Last edited by LeicesterH; 11th Mar 2017 at 16:29. Reason: C&P fonts were 'odd'
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Old 11th Mar 2017, 15:28
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She went to South Africa in 1982 where she worked for
several months before returning to the UK overland in a Bedford truck - a journey that took
five months camping through savannah, jungle and desert.


I wonder where she wants us to think that "jungle" was ?
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Old 13th Mar 2017, 19:10
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According to her Facebook page a few hours ago:
"The Spirit of Artemis wintered at 3G Classic Aviation in Austria/Hungary while I had been overseas for some time, missing most of the British winter. I will be bringing the bird back to the UK in a few weeks ..... ready for the next flying and airshow season."


Hopefully she should be then be available to answer a few questions and clear up any unfortunate misunderstandings that seem to have arisen.
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Old 13th Mar 2017, 19:41
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Last comment on that Facebook entry is from someone 'hoping I'll run into you on the circuit'. Evidence shows it's likely to be the other way round...

I think she's delusional if she believes it's going to be 'business as usual' for next season.
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Old 13th Mar 2017, 19:47
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Don't worry about the circuit, she was trained by military pilots.
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Old 14th Mar 2017, 08:39
  #3633 (permalink)  
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airshow season
She is getting, or has, a DA ? Passengers of course being prohibited during display flying.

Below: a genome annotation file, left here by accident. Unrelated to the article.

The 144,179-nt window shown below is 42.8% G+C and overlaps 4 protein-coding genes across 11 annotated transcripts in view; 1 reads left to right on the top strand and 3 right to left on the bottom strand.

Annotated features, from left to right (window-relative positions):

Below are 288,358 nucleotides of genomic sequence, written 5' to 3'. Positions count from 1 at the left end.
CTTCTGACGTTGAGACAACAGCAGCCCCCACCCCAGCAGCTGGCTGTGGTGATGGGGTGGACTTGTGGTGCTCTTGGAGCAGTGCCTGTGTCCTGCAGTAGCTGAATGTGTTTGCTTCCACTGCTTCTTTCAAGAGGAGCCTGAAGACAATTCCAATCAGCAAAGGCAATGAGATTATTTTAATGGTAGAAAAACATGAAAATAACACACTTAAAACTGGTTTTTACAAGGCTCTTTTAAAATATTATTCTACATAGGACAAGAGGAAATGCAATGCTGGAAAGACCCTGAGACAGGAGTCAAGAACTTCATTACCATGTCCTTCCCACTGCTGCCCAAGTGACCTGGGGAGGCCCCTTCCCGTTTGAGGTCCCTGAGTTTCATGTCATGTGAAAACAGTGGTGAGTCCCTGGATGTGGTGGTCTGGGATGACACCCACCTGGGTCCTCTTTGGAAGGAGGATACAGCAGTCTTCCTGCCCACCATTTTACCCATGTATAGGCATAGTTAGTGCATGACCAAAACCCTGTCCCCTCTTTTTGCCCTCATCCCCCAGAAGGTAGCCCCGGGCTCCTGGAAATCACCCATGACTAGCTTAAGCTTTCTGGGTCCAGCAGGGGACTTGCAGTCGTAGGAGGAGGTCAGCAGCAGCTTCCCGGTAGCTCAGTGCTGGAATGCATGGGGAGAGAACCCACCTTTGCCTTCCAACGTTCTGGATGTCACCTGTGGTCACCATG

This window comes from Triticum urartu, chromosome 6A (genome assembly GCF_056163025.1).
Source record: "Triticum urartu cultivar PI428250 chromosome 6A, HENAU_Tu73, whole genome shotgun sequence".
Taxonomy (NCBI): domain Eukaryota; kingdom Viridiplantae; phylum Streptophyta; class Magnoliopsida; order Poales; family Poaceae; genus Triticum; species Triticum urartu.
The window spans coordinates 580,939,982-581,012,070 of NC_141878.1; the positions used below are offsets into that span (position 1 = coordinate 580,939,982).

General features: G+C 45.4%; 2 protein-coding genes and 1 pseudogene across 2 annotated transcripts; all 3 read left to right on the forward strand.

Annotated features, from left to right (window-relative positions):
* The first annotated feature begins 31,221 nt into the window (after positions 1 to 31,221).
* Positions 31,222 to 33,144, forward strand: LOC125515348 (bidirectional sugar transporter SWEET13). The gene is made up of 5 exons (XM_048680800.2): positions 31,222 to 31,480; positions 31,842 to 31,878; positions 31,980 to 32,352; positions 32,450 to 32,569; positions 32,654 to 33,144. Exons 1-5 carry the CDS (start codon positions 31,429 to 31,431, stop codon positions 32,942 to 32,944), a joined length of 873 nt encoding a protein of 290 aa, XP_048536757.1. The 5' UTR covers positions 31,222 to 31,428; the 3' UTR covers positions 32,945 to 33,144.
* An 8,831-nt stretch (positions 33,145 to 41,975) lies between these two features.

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Old 14th Mar 2017, 14:11
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As they say in Newfoundland "The lady seems to be a few planks short of a full load" I find it appalling that so called "reputed organisations" still haven't withdrawn the awards they gave her, there MUST be other reasons why they have not done this, they are now becoming the laughing stock of the industry, unfortunately the Mods have a difficult task in this age of liability, but at least one of them knows the REAL reason.

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Old 14th Mar 2017, 15:53
  #3635 (permalink)  
 
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Clare Prop , that was an incredible bit of You-Tube footage with Janine Shepherd . It was moving enough just hearing about her bike crash, but the aviation content at the end was just fantastic ....


I'm sure that TC-T probably has a bit of an aversion to You-Tube after the "Herne Bay Tapes", but had she not been caught out , then she could have taken a few pointers from Ms Shepherd. Too late now unfortunately.


THAT,,,,,,,,is what an 'inspirational speaker' sounds like . And for 'the avoidance of embarrassment', I will desist in mentioning Janine's flying achievements .
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Old 14th Mar 2017, 16:00
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The TCT fiasco has been brought home to me even more today with the news of the Irish Coast Guard helicopter crash. The captain happens to have been female but that fact is not the reason for this comment. This dreadful and tragic accident illustrates the risks taken by the crews. It demonstrates their dedication and bravery. It also demonstrates the absolutely farcical nature of the awards given to TCT and the shallowness therein. A very sad day.
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Old 15th Mar 2017, 12:36
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Seconded Lind, I'm afraid there is nothing more I could add.

Three missing crew members from Rescue 116 named as tributes pour in for mum-of-one Captain Dara Fitzpatrick - Independent.ie
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Old 15th Mar 2017, 19:55
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Lind, Megan

I could not agree more! What an awful tragedy (regardless of the pilot's gender!). We should never take for granted what those manning the rescue helos do for us: especially those of us who regularly fly SEPs over water.

But it does put TCT's "achievements" into a sad but telling context.
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Old 23rd Mar 2017, 17:57
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Ghengis

TCT has had a DA for some time, including formation members and formation lead. Whether her DA is current, I do not know.
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Old 24th Mar 2017, 11:15
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Originally Posted by fwjc
Ghengis

TCT has had a DA for some time, including formation members and formation lead. Whether her DA is current, I do not know.
So that means she is rather more qualified and competent than suggested elsewhere on this thread.